Reflux describes the movement of stomach acid contents to the esophagus or throat. The stomach produces acid to help in digestion of food particles. However, when the acid refluxes, or travels “backwards” from the stomach to the esophagus or throat it can produce of a number of symptoms.
GERD, or gastro-esophageal reflux disease, occurs when acid in the esophagus causes symptoms such as heartburn or chest pain. When acid reflux contents reach the mouth they may cause the waterbrash or acidic or metallic tastes in the mouth.
Reflux in the throat is often termed laryngopharyngeal reflux. Laryngopharyngeal reflux can cause symptoms such as:
Laryngopharyngeal reflux can occur without any of the “typical” gastroesophageal reflux disease (GERD) symptoms. In other words patients may not have heartburn, chest tightness, or burping and still have laryngopharyngeal reflux..
Because of this laryngopharyngeal reflux is often called SILENT REFLUX.
Laryngopharyngeal reflux diagnosis is supported by findings on a questionnaire known as the reflux symptom index. This scale has been shown to correlate with reflux disease
Reflux symptom index: Rate from 0-5 0 = no problem, 5 = severe problem.
Hoarseness or a problem with your voice? 0 1 2 3 4 5
Clearing your throat?
Excess throat mucus or postnasal drip?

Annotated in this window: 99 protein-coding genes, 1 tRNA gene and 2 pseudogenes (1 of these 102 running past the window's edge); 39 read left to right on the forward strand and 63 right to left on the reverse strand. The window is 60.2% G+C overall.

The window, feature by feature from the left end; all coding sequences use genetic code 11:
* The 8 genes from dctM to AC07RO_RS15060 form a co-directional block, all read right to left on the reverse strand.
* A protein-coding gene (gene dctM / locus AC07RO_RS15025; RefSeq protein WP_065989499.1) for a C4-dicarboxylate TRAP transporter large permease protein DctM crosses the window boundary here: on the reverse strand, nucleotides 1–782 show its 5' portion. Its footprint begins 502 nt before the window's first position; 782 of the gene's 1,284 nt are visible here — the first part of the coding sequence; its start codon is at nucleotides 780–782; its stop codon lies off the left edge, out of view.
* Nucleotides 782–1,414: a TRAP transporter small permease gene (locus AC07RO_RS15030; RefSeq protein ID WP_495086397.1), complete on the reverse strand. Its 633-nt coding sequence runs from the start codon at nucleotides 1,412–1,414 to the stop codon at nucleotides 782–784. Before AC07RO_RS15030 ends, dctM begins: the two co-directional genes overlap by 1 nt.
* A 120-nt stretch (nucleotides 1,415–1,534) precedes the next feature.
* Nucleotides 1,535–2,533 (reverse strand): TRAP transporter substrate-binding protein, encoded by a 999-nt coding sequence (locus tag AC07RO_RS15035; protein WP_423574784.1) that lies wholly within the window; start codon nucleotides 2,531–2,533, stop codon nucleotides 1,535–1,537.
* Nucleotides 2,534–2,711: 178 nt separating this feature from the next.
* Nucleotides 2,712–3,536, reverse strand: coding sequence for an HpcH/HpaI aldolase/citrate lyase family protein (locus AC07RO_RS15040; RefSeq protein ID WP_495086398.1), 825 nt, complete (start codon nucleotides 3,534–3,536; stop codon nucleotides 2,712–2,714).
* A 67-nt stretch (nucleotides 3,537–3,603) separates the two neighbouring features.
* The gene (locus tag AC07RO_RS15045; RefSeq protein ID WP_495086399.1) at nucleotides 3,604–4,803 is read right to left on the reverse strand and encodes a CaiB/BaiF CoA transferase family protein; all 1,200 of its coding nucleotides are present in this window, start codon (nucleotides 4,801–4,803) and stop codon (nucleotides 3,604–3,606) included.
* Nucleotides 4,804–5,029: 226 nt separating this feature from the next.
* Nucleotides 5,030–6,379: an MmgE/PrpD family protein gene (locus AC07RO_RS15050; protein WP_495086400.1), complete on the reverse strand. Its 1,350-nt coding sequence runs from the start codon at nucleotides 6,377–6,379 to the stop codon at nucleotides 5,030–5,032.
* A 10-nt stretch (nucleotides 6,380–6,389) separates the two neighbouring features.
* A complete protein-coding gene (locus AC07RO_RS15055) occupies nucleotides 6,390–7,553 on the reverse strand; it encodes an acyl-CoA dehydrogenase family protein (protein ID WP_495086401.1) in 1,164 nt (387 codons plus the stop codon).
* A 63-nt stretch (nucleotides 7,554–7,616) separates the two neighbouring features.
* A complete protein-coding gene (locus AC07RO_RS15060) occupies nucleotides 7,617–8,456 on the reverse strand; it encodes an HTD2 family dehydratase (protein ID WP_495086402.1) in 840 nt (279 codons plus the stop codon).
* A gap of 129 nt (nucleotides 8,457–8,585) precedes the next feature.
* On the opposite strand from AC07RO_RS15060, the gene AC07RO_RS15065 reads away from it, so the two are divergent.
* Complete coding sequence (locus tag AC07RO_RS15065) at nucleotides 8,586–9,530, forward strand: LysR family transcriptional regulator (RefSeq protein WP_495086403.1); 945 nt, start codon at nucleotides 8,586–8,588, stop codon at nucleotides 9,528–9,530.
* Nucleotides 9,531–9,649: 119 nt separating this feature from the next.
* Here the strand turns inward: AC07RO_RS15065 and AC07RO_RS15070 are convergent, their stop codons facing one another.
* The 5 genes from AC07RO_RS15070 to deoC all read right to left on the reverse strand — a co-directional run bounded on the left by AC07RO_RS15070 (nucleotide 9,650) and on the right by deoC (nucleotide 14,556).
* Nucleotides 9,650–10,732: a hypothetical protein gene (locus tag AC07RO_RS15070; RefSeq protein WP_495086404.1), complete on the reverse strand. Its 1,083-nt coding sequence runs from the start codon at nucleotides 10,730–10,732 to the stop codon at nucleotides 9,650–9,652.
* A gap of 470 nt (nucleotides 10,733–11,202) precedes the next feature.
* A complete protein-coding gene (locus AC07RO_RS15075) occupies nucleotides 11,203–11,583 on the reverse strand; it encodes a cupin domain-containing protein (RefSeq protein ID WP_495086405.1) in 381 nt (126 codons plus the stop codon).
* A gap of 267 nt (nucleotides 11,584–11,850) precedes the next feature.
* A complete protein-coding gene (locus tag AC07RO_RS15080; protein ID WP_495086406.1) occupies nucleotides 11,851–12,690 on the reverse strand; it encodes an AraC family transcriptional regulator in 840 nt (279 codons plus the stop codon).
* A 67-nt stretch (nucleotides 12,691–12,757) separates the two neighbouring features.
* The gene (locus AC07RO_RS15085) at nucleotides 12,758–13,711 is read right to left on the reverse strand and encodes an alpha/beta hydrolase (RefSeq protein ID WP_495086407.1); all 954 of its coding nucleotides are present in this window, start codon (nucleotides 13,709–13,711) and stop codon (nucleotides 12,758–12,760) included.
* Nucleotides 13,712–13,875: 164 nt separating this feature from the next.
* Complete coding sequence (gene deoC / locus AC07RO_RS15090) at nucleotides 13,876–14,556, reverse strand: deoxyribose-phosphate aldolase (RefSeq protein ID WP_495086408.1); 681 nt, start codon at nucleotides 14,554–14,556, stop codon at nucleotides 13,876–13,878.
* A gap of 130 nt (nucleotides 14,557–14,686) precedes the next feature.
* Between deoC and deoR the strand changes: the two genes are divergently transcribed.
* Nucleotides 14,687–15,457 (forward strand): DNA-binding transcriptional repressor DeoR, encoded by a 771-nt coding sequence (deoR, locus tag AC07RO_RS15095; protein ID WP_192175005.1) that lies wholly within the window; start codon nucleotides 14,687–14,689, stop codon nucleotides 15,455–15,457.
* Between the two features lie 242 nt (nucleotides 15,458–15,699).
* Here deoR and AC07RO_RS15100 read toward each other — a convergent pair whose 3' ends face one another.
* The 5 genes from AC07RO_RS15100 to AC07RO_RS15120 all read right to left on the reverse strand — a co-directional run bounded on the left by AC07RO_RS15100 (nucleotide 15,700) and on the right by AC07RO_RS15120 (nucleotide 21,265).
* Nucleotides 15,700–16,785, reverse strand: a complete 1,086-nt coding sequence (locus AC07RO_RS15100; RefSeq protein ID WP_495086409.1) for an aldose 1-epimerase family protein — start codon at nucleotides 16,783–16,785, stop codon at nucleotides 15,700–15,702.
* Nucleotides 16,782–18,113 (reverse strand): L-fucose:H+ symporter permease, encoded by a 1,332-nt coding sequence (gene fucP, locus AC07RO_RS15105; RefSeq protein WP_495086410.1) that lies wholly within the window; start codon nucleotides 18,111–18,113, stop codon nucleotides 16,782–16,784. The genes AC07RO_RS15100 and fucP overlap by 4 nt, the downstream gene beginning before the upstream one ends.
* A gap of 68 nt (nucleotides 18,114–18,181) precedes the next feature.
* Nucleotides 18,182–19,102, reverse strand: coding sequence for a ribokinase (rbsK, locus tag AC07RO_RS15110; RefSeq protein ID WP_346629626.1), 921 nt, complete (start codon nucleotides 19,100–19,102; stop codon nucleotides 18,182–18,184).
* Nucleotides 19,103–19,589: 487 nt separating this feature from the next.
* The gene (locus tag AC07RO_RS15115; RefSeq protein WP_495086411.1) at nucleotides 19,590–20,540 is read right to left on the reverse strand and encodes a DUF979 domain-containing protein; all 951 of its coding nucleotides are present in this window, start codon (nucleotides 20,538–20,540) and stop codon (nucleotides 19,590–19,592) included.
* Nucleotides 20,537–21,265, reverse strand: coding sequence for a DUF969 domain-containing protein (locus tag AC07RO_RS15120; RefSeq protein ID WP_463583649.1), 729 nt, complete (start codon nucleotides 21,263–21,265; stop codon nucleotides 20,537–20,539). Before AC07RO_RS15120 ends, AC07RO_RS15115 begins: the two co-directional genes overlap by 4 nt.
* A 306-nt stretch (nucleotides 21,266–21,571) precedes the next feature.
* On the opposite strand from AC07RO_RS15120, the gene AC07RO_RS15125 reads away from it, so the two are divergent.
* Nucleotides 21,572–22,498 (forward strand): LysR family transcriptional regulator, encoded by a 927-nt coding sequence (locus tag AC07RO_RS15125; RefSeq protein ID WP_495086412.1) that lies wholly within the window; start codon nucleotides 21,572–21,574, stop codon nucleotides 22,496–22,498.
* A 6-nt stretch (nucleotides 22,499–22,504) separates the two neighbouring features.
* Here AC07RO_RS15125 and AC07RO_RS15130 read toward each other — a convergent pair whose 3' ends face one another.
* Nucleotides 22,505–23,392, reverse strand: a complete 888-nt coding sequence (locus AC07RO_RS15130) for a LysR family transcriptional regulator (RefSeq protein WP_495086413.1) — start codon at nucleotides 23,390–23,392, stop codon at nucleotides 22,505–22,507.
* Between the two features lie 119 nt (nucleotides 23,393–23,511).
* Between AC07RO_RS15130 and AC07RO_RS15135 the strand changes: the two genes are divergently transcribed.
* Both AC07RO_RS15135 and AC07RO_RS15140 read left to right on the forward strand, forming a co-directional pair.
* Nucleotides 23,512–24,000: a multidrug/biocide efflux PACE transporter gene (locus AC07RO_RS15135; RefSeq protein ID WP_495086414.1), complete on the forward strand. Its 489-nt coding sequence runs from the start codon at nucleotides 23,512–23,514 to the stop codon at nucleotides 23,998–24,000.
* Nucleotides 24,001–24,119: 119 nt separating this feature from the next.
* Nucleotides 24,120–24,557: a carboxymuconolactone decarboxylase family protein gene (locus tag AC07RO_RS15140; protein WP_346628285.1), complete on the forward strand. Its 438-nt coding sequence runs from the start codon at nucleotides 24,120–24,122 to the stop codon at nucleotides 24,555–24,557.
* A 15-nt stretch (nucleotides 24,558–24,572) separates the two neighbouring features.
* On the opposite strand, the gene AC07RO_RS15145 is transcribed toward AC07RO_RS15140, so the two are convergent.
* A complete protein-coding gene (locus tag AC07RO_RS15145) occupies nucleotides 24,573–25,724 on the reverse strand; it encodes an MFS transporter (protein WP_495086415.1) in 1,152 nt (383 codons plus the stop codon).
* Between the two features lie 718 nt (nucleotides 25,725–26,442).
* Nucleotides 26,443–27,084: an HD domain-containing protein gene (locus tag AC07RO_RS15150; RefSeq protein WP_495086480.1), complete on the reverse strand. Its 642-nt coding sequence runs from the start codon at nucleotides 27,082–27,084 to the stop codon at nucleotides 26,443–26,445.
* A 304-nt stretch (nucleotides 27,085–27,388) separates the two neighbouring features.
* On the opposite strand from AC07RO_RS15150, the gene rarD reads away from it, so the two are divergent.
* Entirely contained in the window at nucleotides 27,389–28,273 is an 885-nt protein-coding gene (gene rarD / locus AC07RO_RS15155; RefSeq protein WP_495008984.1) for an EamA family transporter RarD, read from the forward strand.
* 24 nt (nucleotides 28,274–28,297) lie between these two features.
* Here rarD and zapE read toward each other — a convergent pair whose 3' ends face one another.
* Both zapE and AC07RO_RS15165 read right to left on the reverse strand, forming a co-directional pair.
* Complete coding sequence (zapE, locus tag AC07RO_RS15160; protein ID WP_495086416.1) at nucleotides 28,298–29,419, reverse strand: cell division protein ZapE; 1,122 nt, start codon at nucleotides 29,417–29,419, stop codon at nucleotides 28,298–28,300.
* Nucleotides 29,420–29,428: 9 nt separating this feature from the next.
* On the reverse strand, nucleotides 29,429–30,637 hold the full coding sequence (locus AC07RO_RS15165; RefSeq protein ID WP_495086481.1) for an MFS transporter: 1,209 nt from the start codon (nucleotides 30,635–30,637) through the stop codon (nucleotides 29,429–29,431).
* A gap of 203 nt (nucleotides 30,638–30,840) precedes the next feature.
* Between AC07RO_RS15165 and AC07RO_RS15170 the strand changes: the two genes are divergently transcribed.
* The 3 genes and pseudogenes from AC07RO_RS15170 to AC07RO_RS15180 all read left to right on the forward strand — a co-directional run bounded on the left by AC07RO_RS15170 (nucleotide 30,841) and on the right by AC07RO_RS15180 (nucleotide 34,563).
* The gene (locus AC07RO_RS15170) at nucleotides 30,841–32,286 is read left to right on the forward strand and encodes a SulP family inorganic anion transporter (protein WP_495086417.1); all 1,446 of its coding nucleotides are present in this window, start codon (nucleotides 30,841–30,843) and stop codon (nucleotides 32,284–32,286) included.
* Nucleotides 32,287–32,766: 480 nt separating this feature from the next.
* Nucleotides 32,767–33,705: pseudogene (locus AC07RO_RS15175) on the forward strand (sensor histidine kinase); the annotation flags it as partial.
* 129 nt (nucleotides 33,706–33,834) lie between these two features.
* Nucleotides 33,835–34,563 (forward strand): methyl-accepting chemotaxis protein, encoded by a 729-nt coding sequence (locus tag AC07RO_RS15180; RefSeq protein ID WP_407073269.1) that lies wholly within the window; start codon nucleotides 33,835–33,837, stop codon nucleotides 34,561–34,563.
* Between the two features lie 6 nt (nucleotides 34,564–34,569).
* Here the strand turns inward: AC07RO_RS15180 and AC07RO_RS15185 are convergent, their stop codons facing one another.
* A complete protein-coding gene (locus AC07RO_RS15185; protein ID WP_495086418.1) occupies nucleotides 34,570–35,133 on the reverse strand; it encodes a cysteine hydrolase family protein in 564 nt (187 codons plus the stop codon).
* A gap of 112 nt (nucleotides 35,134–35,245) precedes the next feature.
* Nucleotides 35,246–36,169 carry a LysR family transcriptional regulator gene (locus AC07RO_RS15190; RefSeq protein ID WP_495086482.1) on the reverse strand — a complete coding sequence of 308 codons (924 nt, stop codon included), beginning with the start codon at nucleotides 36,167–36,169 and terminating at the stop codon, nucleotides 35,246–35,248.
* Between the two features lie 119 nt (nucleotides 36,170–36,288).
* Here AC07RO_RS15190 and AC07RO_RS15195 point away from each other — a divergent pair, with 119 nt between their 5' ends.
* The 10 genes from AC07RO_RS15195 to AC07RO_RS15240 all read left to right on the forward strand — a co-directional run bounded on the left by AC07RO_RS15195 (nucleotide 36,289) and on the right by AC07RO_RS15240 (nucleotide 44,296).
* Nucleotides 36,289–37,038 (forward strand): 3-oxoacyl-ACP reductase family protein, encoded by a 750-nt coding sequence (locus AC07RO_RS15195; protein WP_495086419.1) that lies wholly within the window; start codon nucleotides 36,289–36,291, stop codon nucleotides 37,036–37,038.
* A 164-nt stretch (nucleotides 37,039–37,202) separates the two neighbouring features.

Difficulty swallowing food, liquids or pills?
Coughing after you ate or lie down?
Breathing difficulties or choking episodes?
Troublesome or annoying cough?
Sensations of something sticking in your throat
or a lump in your throat?
Heartburn, chest pain, indigestion, or stomach acid
Physicians may also diagnose laryngopharyngeal reflux with laryngoscopy. Certain features on laryngoscopy have been shown to correlate with laryngopharyngeal reflux – this scale is known as the reflux finding score.
Treatment of reflux starts with diet and behavior. Much of the “modern” diet contains acidic foods – with life on the go, many people dine out, eating everything from fine dining to fast food. Soda is consumed more today than at any other time. All of these are sources of acidic foods.
Dietary changes include elimination of:
- Soft drink and carbonated beverages
- Fruit Juices
- Spicy foods
Behavioral modifications include weight loss, as increased weight has been related to reflux.
To prevent reflux after meals, it is important to wait at least 3 hours after eating before laying down. This means for many patients moving up the time dinner is normally eaten. Sleeping at an incline has also been shown to be beneficial – this is facilitated by propping the head of the bed up on blocks.
Medications are also an important part of reflux management. Proton pump inhibitors decrease the amount of acid production in the stomach.
H2 blockers, or histamine receptor blockers, also help in the management of acid reflux.
Surgical management of reflux disease is based on tightening the valve between the esophagus and stomach. This procedure, a Nissen fundoplication, is performed by general surgeons.